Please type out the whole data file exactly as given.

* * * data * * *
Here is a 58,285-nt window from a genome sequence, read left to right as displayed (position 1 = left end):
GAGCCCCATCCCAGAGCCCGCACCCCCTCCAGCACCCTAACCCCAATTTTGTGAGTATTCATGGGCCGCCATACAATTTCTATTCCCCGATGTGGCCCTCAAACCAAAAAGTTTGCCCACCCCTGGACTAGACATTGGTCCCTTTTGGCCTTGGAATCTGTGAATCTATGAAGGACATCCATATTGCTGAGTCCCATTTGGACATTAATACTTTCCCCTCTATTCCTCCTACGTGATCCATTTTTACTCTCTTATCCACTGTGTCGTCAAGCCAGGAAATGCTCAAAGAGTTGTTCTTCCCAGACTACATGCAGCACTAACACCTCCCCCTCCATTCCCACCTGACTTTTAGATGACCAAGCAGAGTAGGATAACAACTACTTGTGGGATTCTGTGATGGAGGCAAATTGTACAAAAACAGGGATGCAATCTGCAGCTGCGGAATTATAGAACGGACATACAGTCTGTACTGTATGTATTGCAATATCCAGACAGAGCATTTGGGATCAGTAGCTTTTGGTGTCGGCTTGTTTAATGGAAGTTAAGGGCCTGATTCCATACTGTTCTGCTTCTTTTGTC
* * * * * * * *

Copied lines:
Here is a 58,285-nt window from a genome sequence, read left to right as displayed (position 1 = left end):
GAGCCCCATCCCAGAGCCCGCACCCCCTCCAGCACCCTAACCCCAATTTTGTGAGTATTCATGGGCCGCCATACAATTTCTATTCCCCGATGTGGCCCTCAAACCAAAAAGTTTGCCCACCCCTGGACTAGACATTGGTCCCTTTTGGCCTTGGAATCTGTGAATCTATGAAGGACATCCATATTGCTGAGTCCCATTTGGACATTAATACTTTCCCCTCTATTCCTCCTACGTGATCCATTTTTACTCTCTTATCCACTGTGTCGTCAAGCCAGGAAATGCTCAAAGAGTTGTTCTTCCCAGACTACATGCAGCACTAACACCTCCCCCTCCATTCCCACCTGACTTTTAGATGACCAAGCAGAGTAGGATAACAACTACTTGTGGGATTCTGTGATGGAGGCAAATTGTACAAAAACAGGGATGCAATCTGCAGCTGCGGAATTATAGAACGGACATACAGTCTGTACTGTATGTATTGCAATATCCAGACAGAGCATTTGGGATCAGTAGCTTTTGGTGTCGGCTTGTTTAATGGAAGTTAAGGGCCTGATTCCATACTGTTCTGCTTCTTTTGTC